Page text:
What is the definition of an epileptic seizure?

Epilepsy, or seizure disorder, is a medical condition that produces seizures. A seizure usually involves convulsions and sometimes leads to loss of consciousness.

Quick GuideEpilepsy: Symptoms, Causes and Treatment

Epilepsy: Symptoms, Causes and Treatment

What causes an epileptic seizure?

Seizures occur due to a malfunction of the brain's electrical system. Some seizures are caused by brain diseases, tumors, genetic conditions, or other illnesses or disorders that can be diagnosed (symptomatic seizures). When the cause for the seizures is unknown, they are referred to as idiopathic or cryptogenic seizures.

Seizure causes are also sub-classified into acute (an active cause, such as an active brain disease) or remote (caused by a previous event, such as injury).

Some people with seizure disorders have triggers that cause their seizures. Common seizure triggers include foods or medications, hormones, stress, lack of sleep, or sensitivity to light.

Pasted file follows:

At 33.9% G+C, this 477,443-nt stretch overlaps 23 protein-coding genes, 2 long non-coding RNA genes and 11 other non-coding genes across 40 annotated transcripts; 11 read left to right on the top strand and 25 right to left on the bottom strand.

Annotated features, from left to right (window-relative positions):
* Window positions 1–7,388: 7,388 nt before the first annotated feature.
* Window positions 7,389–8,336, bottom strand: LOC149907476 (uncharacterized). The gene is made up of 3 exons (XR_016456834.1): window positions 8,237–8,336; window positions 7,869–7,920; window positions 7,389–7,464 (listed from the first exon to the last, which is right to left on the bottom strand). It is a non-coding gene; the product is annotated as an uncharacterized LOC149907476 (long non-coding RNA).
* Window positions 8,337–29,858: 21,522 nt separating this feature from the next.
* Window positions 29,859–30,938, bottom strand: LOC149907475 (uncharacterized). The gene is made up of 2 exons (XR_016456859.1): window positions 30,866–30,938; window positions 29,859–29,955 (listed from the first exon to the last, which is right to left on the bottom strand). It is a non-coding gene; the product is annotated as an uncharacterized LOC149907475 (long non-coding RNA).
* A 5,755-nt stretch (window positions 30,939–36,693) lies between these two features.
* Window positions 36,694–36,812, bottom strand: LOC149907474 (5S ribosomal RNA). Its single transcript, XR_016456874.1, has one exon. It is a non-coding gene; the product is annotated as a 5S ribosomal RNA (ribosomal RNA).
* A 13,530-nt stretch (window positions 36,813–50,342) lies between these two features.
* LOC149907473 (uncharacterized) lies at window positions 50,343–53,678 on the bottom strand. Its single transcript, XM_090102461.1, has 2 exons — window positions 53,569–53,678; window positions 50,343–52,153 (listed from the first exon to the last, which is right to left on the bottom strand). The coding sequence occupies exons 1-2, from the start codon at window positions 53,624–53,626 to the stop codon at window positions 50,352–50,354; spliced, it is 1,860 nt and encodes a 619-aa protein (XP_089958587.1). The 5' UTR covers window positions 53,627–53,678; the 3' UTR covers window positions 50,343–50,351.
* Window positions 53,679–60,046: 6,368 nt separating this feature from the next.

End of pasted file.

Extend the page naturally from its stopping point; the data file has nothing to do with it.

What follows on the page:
What are the symptoms of an epileptic seizure?

Generalized seizure symptoms include unconsciousness, muscle contractions and convulsions (which may appear as very dramatic jerking movements), tongue or lip biting, incontinence, and clouded awareness. There may be weakness or loss of sensation. These symptoms may be brief or last a longer period of time.

Some seizures only cause minor or mild symptoms and can be localized to a specific area of the body. These are called partial seizures. Symptoms of a partial seizure may include an aura (a warning symptom, often a strange sensation in the stomach), lip smacking, fidgeting, lack of awareness of surroundings, confusion, and sleepiness after the seizure. These symptoms typically last 30 seconds to 2 minutes.

What first aid should be done for an epileptic seizure?

First aid for a seizure is aimed at keeping the person safe until the seizure stops on its own. Most seizures last from 30 seconds to 2 minutes.

  1. Stay calm and reassure bystanders.
  2. Loosen anything around the person's neck (clothing, ties, jewelry, etc.) that may impede breathing.
  3. Do not restrain the person – this may result in injury.